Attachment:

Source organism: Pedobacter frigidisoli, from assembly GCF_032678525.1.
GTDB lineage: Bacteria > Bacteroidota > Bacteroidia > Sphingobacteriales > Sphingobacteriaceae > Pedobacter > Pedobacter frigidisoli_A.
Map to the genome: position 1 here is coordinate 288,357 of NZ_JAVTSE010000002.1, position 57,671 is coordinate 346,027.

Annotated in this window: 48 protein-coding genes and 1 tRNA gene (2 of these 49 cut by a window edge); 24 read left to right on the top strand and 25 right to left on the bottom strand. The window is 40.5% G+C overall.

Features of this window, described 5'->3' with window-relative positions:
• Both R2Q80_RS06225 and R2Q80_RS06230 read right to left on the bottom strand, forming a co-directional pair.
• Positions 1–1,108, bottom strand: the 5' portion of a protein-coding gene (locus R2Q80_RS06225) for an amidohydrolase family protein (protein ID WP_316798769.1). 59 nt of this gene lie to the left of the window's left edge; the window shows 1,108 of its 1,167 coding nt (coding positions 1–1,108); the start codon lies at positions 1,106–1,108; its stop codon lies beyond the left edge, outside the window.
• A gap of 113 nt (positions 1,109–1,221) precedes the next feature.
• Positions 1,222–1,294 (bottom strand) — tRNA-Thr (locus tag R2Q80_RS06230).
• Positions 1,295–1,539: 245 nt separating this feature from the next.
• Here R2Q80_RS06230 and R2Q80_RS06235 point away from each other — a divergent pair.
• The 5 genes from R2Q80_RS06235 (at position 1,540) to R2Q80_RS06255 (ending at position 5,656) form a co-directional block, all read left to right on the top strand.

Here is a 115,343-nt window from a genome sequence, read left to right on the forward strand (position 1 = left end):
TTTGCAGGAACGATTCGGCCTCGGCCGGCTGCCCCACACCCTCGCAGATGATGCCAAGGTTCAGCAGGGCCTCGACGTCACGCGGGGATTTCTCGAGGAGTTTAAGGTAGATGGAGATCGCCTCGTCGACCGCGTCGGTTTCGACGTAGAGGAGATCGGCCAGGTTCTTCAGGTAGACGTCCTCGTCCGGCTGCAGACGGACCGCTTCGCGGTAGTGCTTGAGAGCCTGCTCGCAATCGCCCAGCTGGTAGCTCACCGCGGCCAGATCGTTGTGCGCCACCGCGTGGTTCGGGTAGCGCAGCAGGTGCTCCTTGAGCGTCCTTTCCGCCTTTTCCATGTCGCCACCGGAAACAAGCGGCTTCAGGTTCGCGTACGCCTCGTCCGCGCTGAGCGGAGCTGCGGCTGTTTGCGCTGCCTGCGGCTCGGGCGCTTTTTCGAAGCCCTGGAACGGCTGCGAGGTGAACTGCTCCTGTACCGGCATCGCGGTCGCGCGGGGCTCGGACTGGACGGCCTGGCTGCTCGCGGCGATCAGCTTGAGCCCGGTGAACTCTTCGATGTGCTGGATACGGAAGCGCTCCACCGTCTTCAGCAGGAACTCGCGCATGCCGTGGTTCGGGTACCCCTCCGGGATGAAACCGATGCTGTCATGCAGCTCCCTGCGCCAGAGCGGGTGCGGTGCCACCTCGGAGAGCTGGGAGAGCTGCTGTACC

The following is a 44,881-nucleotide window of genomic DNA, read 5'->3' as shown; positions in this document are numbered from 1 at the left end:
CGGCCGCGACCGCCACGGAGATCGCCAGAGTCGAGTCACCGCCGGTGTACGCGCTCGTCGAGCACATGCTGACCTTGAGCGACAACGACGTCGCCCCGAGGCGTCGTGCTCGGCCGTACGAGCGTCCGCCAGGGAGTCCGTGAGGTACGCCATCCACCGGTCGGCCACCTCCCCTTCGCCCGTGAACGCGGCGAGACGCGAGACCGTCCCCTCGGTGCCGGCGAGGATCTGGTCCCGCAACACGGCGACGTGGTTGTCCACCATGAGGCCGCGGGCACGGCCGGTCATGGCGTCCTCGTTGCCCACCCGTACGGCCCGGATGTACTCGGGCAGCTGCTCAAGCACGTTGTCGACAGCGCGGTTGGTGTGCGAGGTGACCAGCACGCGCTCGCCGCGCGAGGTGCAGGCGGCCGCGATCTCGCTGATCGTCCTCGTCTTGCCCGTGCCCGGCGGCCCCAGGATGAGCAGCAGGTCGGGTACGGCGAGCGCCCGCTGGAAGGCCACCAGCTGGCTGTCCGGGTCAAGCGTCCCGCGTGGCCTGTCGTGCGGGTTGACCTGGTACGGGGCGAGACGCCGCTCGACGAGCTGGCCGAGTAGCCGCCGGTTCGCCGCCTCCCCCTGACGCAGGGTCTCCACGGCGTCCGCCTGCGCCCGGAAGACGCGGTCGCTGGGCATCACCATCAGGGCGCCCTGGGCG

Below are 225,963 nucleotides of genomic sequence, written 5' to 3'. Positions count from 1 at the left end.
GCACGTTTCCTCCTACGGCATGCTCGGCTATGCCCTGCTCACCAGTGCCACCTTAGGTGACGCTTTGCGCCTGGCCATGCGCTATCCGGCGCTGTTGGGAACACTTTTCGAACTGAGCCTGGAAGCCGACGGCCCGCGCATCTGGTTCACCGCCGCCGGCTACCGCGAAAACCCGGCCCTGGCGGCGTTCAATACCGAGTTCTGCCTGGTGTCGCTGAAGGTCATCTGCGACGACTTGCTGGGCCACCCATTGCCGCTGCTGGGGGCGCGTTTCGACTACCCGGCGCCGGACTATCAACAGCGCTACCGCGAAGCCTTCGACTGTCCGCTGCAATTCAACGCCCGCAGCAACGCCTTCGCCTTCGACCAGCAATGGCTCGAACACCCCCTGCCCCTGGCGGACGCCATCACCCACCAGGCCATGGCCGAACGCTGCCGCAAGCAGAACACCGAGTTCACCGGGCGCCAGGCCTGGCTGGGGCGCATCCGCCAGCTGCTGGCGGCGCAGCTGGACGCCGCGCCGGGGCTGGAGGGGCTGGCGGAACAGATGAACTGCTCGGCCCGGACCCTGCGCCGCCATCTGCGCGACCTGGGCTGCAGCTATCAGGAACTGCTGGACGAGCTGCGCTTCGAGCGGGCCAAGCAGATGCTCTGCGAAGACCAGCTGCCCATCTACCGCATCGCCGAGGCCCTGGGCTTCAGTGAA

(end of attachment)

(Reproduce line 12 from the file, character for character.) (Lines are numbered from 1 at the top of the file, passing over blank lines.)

• The 5 genes from R2Q80_RS06235 (at position 1,540) to R2Q80_RS06255 (ending at position 5,656) form a co-directional block, all read left to right on the top strand.